Gridlock at the top

Beep-beep, beep-beep, yeah.Peculiar traditions in competitive piping and drumming aren’t limited to pipe bands. The world of solo piping is prone to idiosyncratic and contradictory developments. The recent decision by the Glenfiddich Invitational to no longer allow the annual United States Piping Foundation’s competition as a qualifier is one of those things that’s both reasonable and surprising.

It’s reasonable because the winner’s not guaranteed to be of a standard good enough to match that of the elite players who populate the Glenfiddich; it’s surprising because the USPF was the only remaining non-UK event on the Glenfiddich’s list of qualifying contests. The Glenfiddich used to kind-of sort-of somewhat acknowledge the aggregate winner of the Piobaireachd Society Gold Medal (Canada) (or is that Piobaireachd Society [Canada] Gold Medal? Can never get that straight) events at Maxville as second- or third-tier qualifier, but that seemed to vapourize a number of years ago, perhaps when Bill Livingstone stopped competing at it.

Sacking the USPF comes at a time when more UK pipers than ever are travelling to the US to compete in events offering major prize-money and workshops. Perhaps one of those ritzy contests in New Jersey, San Francisco, San Diego or Kansas City might be under consideration as a Glenfiddich qualifier.

The gridlock of bands that traditionally exists at the top of Grade 1 is symptomatic of solo piping, too. In fact, it’s almost the same scenario: The top competitors generally avoid risking being beaten by non-elites at smaller events simply by not attending. And without regular opportunities to beat the top competitors, it’s extremely difficult for bands and soloists to break in to the top-tier.

When it’s only the biggest contests (RSPBA championships for bands; invitationals for solo piping) that the top-tier competitors play at, it’s almost impossible for those not in the elite category to establish a consistent trend of success. If a band or soloist who isn’t in the top-tier manages to win a prize against the elite, it’s often considered a fluke, and judges might be suspected of a rogue decision. So the judges, too, are reluctant to stick their neck out and award prizes to the non-elites. That’s why competitive gridlock happens.

It apparently got so bad in the Scottish solo scene in the early 1980s that Hugh MacCallum, John MacDougall, Iain MacFadyen and Gavin Stoddart collectively agreed to retire together, to make way for a new generation of elites. That might be apocryphal, but the fact is they did retire almost en masse, and, if they hadn’t, then quite possibly we wouldn’t have seen Angus MacColl, Roddy MacLeod, Willie McCallum and Gordon Walker rise to the top so quickly. Who knows? One or more of those great players may have quit in frustration.

There is no doubt whatsoever that the top-tier elite band and solo competitors are amazing musicians and competitors. The public wants to hear them, and that’s why they’re invited back and showcased time and again. They’re safe bets for a superb contest, so you can hardly fault them for going with the big names. I wouldn’t suggest any of them retire before they’re good and ready on their own terms.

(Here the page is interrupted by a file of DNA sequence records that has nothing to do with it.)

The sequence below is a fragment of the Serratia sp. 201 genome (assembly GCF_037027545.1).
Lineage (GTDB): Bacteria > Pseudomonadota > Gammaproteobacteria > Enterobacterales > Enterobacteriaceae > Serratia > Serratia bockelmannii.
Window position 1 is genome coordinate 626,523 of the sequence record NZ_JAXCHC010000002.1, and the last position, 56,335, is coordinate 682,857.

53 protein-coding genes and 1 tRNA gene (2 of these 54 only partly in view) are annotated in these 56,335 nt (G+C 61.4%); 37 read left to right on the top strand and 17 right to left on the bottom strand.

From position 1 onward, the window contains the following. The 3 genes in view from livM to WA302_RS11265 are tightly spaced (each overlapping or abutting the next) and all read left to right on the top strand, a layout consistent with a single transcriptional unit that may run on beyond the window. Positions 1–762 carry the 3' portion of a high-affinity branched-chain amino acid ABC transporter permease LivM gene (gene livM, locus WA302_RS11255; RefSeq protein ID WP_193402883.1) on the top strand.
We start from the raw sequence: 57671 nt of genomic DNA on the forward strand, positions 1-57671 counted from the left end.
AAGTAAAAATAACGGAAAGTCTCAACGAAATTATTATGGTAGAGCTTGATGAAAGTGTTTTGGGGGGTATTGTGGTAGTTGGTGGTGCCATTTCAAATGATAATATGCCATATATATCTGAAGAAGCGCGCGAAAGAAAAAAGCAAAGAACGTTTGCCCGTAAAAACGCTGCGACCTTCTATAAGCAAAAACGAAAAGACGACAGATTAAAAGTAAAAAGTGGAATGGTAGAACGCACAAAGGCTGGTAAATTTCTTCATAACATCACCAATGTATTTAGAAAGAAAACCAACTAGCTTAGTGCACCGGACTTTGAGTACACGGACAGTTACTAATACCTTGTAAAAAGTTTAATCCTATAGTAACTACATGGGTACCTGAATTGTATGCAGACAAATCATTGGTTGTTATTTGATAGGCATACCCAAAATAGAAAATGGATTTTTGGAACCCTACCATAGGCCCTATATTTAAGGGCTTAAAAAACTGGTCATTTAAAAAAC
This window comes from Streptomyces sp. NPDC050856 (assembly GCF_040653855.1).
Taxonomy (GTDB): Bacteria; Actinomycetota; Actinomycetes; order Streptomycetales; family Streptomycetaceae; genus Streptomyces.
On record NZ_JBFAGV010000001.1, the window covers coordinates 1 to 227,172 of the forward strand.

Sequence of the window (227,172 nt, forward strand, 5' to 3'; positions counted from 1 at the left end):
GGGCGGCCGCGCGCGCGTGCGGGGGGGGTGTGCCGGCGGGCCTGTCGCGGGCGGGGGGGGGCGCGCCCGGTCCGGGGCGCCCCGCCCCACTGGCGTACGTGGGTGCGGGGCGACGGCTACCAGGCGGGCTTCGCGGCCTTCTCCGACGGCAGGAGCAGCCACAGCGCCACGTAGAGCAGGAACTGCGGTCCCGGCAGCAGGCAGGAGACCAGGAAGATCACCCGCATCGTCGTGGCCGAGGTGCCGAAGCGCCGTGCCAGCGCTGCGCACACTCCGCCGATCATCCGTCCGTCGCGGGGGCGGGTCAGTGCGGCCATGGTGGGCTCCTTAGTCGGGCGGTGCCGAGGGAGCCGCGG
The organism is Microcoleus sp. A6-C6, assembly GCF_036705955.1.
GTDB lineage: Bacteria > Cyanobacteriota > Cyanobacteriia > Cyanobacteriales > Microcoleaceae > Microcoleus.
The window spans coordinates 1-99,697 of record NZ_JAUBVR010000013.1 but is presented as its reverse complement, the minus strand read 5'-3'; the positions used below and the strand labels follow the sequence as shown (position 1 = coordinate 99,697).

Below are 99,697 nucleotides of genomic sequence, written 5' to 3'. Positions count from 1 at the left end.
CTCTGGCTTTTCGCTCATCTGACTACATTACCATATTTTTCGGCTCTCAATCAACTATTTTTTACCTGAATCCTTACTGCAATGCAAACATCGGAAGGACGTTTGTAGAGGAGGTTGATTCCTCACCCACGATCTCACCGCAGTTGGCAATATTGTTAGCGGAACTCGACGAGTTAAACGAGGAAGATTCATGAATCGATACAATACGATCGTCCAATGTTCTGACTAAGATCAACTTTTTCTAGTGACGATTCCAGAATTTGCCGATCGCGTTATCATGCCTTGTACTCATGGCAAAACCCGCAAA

But some way, somehow, competitors need to have a chance to break in to the top-tiers and the elite. More big contests should find news ways to shake things up and allow new names to rise up.

3 thoughts on “Gridlock at the top

  1. Well when faced with the situation in the picture, there are choices and options. You can just join the queue and hope to get there eventually, though granted a lot later than if there wasn’t anything in the way. You could decide not to make the journey at all. You could find some way through side streets that not many people know about. You could hitch a lift from somebody at the front of the queue. You could set off a lot earlier to get ahead before the queue even forms. You could decide not to make that journey but make a different one where there isn’t such gridlock. You could make the same journey but in another mode of transport. You could mess yourself up feeling bitter about the gridlock and the helpless feeling that nothing can be done about it. Or you could wait behind, do another couple of hours practice, and then come sailing up the hard shoulder and pass the lot to collect your trophy. Gridlock isn’t too bad a thing imho. It perhaps separates the truly determined from the half hearted, and the truly creative from the lacking in imagination. Having said that, in organisations for example,there’s nothing worse than road hogs, holding on to their spot long after the sell-by-date, and preventing other people from bringing fresh energy to the scene. But a well operated system would have in-built safeguards to stop that situation arising. Now where’s that route planner?

  2. It is too bad that there are not more chances for bands to challenge the big guns. As foir solo piping I think there are plenty of opportuinities to rise to the top but agree that judges don’t always allow it to happen.

  3. “If a band or soloist who isn’t in the top-tier manages to win a prize against the elite, it’s often considered a fluke, and judges might be suspected of a rogue decision. So the judges, too, are reluctant to stick their neck out and award prizes to the non-elites.”

    WOW! You heard it here first!…not really, but the candor is appreciated.

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